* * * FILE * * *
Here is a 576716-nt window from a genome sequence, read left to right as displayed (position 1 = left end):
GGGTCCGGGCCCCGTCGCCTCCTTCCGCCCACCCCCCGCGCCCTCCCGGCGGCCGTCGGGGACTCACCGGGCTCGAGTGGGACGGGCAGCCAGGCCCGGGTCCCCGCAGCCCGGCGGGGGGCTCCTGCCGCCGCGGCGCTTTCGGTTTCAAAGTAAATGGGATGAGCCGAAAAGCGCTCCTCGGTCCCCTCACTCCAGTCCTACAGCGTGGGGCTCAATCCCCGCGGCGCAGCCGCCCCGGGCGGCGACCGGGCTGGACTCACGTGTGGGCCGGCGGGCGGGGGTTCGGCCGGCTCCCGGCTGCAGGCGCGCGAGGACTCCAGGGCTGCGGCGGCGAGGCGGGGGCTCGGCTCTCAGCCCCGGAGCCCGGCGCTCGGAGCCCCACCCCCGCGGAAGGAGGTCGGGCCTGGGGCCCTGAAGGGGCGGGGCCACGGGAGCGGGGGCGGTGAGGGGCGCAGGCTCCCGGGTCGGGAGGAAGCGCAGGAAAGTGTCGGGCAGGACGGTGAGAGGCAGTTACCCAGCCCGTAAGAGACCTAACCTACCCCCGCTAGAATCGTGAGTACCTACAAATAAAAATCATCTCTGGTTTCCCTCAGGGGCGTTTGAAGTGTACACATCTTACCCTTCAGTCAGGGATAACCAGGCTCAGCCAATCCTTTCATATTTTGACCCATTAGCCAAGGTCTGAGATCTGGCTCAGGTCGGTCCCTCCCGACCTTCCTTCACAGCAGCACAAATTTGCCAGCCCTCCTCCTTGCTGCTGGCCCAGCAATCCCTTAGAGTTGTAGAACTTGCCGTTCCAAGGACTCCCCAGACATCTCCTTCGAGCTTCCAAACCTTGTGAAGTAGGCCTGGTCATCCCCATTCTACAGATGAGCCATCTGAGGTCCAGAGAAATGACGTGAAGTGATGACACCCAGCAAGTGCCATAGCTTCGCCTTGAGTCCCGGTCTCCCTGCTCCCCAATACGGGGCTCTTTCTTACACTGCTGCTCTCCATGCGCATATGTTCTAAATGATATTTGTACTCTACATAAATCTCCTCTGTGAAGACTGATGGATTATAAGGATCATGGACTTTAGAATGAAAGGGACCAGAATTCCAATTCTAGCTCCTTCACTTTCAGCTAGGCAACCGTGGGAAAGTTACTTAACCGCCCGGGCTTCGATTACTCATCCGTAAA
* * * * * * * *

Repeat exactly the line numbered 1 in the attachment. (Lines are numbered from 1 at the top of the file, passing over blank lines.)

Here is a 576716-nt window from a genome sequence, read left to right as displayed (position 1 = left end):